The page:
Researchers have been successful in ascertaining the age of some of the oldest stars in our galaxy with extraordinary accuracy by merging data from the stars’ oscillations with information about their chemical composition.
The team, led by researchers at the University of Birmingham, studied approximately one hundred red giant stars, and succeeded in ascertaining that several of them were initially part of a satellite galaxy called Gaia-Enceladus, which collided with the Milky Way early in its existence.
The findings, published in Nature Astronomy, showed that the group of stars studied are all of similar ages, or are marginally younger than most of the stars known to have begun their lives in the Milky Way.
By the time of the collision, the Milky Way was already forming stars proficiently, the majority of which are now located within its thick disc, one of the two disc-like structures that form the Galaxy.
Lead author on the paper, Josefina Montalbán, commented: “The chemical composition, location and motion of the stars we can observe today in the Milky Way contain precious information about their origin. As we increase our knowledge of how and when these stars were formed, we can start to better understand how the merger of Gaia-Enceladus with the Milky Way affected the evolution of our Galaxy.”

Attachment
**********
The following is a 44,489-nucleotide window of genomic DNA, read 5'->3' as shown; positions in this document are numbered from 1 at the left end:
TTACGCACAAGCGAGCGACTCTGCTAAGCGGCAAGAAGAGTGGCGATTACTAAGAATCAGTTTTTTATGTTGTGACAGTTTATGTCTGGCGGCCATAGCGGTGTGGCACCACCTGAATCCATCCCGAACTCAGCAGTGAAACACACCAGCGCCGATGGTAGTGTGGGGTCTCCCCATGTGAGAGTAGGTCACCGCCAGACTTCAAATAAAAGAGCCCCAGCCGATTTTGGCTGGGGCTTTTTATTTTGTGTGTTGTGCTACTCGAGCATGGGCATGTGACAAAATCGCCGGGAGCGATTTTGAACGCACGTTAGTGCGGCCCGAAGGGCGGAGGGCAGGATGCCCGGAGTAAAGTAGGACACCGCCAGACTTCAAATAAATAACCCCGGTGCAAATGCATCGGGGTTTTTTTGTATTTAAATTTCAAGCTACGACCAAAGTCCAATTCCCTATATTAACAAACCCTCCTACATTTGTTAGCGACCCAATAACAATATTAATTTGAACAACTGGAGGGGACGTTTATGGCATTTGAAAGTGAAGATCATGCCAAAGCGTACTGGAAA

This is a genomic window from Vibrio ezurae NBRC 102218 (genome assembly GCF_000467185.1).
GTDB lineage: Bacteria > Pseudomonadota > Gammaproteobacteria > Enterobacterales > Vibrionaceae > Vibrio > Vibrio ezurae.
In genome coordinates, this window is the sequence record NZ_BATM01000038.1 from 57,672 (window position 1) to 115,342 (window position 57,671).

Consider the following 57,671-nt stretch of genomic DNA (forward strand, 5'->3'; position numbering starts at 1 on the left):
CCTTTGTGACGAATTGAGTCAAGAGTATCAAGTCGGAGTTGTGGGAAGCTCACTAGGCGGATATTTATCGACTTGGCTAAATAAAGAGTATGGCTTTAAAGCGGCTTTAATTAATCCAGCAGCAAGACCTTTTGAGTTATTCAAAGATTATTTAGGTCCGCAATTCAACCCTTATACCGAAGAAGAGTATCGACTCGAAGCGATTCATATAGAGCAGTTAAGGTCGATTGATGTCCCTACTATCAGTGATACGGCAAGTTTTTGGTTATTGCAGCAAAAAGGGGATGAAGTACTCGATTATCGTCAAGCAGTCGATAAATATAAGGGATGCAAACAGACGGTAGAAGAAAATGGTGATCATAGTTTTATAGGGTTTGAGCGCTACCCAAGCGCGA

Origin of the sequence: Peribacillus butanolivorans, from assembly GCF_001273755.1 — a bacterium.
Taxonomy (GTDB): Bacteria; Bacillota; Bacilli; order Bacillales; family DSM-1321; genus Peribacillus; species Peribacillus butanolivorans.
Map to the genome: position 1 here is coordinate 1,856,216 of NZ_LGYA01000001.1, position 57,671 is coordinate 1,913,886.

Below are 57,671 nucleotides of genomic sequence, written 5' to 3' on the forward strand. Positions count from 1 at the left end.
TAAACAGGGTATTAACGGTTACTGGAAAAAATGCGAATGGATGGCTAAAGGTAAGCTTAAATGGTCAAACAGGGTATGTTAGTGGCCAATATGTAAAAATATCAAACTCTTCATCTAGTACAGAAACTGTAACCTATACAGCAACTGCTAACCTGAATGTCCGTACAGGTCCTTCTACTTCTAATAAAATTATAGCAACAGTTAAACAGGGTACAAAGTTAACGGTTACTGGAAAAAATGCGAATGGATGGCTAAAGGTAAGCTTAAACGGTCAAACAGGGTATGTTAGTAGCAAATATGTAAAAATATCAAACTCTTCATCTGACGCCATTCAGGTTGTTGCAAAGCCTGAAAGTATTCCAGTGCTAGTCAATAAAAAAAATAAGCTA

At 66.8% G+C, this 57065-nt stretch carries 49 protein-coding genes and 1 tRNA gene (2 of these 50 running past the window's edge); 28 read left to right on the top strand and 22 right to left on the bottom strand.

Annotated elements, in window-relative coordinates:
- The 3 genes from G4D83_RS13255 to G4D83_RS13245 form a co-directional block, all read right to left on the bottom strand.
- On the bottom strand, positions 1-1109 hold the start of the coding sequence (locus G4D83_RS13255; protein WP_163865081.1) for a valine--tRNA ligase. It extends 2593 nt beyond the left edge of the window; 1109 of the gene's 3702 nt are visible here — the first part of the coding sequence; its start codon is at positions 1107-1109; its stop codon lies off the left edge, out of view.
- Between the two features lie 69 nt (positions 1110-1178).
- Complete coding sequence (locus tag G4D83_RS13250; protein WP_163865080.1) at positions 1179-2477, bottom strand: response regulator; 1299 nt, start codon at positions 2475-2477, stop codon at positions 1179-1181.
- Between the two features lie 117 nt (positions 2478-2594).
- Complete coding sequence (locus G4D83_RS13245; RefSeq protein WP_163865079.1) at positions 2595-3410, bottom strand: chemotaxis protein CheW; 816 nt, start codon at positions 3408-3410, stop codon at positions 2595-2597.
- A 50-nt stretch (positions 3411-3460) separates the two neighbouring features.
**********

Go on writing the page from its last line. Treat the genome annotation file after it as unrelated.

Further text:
To attain the calculations, the researchers utilised a combination of asteroseismology data from the Kepler satellite and data from the Gaia and APOGEE instruments. All three are set up to collect data in order to assist scientists in the mapping and characterising of stars in the Milky Way.
Asteroseismology is a new method that assesses the relative frequencies and amplitudes of the natural modes of oscillation of the stars. This facilitates scientists to gather information about the star’s size and internal structure, which allows for precise approximations of the star’s age to be made.
The team utilised information on the individual oscillation modes of each star, as opposed to the averaged properties of their pulsations. As well as this, they could then use asteroseismology along with spectroscopy to facilitate the chemical composition of the stars to be evaluated.
Co-author, Professor Andrea Miglio, at the University of Bologna, said: “We have shown the huge potential of asteroseismology in combination with spectroscopy to deliver precise, accurate relative ages for individual, very old, stars. Taken together, these measurements contribute to sharpen our view on the early years of our Galaxy and promise a bright future for Galactic archeoastronomy.”